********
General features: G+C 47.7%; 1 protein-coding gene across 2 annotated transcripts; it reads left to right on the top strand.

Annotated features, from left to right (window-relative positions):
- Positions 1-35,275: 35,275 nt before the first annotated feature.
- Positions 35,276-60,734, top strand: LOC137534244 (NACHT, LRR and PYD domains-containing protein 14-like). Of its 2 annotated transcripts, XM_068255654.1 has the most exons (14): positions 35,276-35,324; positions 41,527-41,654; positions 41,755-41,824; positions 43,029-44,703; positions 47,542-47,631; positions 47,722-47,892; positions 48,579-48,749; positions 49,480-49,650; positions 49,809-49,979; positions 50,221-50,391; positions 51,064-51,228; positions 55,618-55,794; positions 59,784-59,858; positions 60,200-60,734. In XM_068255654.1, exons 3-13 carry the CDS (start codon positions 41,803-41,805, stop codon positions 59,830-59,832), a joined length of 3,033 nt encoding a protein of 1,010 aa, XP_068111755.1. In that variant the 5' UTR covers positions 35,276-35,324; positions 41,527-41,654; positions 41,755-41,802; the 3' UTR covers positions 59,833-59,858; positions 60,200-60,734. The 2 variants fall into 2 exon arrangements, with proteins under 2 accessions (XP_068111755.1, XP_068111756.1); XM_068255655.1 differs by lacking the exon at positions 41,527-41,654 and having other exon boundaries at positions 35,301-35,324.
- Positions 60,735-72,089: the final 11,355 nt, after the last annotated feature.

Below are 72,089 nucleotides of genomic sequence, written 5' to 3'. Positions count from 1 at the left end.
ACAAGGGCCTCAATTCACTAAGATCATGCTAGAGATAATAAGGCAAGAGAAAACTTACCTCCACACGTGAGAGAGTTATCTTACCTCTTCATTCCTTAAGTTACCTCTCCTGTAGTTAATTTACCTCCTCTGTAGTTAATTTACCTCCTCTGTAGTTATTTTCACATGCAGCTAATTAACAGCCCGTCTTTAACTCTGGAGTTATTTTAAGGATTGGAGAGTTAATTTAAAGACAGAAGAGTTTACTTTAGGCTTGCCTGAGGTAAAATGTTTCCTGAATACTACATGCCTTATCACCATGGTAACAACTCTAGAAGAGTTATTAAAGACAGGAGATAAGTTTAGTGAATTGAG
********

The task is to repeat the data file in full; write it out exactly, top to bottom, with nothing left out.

General features: G+C 47.7%; 1 protein-coding gene across 2 annotated transcripts; it reads left to right on the top strand.

Annotated features, from left to right (window-relative positions):
- Positions 1-35,275: 35,275 nt before the first annotated feature.
- Positions 35,276-60,734, top strand: LOC137534244 (NACHT, LRR and PYD domains-containing protein 14-like). Of its 2 annotated transcripts, XM_068255654.1 has the most exons (14): positions 35,276-35,324; positions 41,527-41,654; positions 41,755-41,824; positions 43,029-44,703; positions 47,542-47,631; positions 47,722-47,892; positions 48,579-48,749; positions 49,480-49,650; positions 49,809-49,979; positions 50,221-50,391; positions 51,064-51,228; positions 55,618-55,794; positions 59,784-59,858; positions 60,200-60,734. In XM_068255654.1, exons 3-13 carry the CDS (start codon positions 41,803-41,805, stop codon positions 59,830-59,832), a joined length of 3,033 nt encoding a protein of 1,010 aa, XP_068111755.1. In that variant the 5' UTR covers positions 35,276-35,324; positions 41,527-41,654; positions 41,755-41,802; the 3' UTR covers positions 59,833-59,858; positions 60,200-60,734. The 2 variants fall into 2 exon arrangements, with proteins under 2 accessions (XP_068111755.1, XP_068111756.1); XM_068255655.1 differs by lacking the exon at positions 41,527-41,654 and having other exon boundaries at positions 35,301-35,324.
- Positions 60,735-72,089: the final 11,355 nt, after the last annotated feature.

Below are 72,089 nucleotides of genomic sequence, written 5' to 3'. Positions count from 1 at the left end.
ACAAGGGCCTCAATTCACTAAGATCATGCTAGAGATAATAAGGCAAGAGAAAACTTACCTCCACACGTGAGAGAGTTATCTTACCTCTTCATTCCTTAAGTTACCTCTCCTGTAGTTAATTTACCTCCTCTGTAGTTAATTTACCTCCTCTGTAGTTATTTTCACATGCAGCTAATTAACAGCCCGTCTTTAACTCTGGAGTTATTTTAAGGATTGGAGAGTTAATTTAAAGACAGAAGAGTTTACTTTAGGCTTGCCTGAGGTAAAATGTTTCCTGAATACTACATGCCTTATCACCATGGTAACAACTCTAGAAGAGTTATTAAAGACAGGAGATAAGTTTAGTGAATTGAG